A recent study in the Journal of the American Medical Association finds a 21 percent increase in the diagnoses of Type 1 diabetes cases between 2001 and 2009. Many of those who are diagnosed with this form of diabetes are children, some as young as infants. Type 1 diabetes presents serious challenges for children and their families, who must adjust to a way of life that can in some cases include checking blood sugar levels every three hours throughout the night.
On top of the rising rate of diagnosis of Type 1 diabetes, there are other issues. Across the U.S., there is a shortage of 1,500 adult and 100 pediatric full-time equivalent endocrinologists, according to a news release from the Journal of Clinical Endocrinology & Metabolism. This means children living with the condition may have difficulty finding an appointment with an endocrinologist in a timely manner, as may adults with the condition. This is a particularly difficult circumstance for Type 1 diabetes patients, who need to see their practitioners at least quarterly and often more.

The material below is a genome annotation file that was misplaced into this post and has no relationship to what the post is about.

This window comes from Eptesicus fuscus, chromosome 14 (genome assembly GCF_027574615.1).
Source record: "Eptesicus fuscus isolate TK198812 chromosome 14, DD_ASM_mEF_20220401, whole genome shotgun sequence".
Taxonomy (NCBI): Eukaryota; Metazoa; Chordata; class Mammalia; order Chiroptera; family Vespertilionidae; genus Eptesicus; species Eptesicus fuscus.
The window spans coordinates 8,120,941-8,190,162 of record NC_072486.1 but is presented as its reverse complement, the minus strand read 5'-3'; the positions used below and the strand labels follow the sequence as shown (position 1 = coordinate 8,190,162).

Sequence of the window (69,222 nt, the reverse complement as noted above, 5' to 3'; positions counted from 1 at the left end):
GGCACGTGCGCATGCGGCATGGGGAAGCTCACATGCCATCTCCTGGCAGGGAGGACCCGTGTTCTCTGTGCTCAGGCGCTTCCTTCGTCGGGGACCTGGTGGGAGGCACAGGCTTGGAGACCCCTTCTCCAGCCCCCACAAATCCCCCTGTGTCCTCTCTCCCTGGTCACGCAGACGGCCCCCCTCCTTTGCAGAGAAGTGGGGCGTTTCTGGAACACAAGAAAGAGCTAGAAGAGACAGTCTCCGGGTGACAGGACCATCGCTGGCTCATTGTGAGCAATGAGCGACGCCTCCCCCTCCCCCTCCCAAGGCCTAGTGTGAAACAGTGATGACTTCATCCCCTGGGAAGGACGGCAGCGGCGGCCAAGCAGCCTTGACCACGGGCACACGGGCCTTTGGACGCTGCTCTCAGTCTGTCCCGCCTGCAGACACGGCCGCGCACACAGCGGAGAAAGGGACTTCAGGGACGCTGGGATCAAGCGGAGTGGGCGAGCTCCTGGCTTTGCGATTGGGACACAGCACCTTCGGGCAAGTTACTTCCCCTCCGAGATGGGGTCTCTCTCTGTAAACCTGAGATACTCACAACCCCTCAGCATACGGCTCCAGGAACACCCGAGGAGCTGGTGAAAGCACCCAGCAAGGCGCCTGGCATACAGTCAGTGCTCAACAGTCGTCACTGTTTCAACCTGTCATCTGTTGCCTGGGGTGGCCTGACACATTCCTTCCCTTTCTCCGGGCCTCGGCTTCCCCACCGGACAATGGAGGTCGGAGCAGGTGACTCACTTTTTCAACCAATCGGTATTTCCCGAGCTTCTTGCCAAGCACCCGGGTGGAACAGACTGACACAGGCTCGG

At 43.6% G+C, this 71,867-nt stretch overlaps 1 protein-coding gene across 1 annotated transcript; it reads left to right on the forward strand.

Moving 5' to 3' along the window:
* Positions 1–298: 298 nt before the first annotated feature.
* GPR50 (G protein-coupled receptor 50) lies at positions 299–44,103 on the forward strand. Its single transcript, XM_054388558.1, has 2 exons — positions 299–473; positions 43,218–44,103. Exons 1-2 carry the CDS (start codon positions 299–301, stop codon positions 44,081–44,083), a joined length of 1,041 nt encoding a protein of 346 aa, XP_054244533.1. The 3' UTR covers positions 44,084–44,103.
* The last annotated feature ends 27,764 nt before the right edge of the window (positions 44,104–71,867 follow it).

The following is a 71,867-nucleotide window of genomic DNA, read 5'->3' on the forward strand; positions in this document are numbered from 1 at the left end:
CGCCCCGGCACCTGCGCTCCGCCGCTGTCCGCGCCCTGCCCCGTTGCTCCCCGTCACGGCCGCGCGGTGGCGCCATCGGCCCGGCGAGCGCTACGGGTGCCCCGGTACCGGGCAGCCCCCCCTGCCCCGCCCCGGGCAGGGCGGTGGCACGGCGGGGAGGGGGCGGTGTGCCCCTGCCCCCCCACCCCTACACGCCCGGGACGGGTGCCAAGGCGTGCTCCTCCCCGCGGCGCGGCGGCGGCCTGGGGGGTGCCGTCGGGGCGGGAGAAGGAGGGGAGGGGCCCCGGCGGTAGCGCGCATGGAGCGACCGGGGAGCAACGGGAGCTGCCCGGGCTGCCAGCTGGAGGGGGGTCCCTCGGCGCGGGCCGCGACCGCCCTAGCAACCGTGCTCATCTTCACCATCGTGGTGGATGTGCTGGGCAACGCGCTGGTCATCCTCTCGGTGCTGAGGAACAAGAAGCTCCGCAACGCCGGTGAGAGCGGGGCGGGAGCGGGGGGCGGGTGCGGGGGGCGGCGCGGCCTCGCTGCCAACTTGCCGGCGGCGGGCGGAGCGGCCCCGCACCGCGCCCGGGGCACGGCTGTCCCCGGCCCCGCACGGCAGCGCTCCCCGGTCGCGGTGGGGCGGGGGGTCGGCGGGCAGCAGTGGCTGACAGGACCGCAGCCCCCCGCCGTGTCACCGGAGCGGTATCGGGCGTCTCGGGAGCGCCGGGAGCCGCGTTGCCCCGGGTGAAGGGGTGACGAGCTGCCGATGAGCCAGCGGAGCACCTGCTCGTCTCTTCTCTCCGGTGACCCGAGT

Finding an endocrinologist who is both available and compatible with a patient and his or her family can be hard enough, and the shortage intensifies the challenge for many people. There are also allied services that are important to access, such as diabetes education and social work appointments to help children and their families cope with their new realities.
Families of children with this condition often need to find support elsewhere if diabetes educators and social workers are unavailable. This can include groups of children and families dealing with the disease, which can meet in person or online. Speaking with other people who face the same problems can be very helpful in both a practical and emotional sense for people living with diabetes.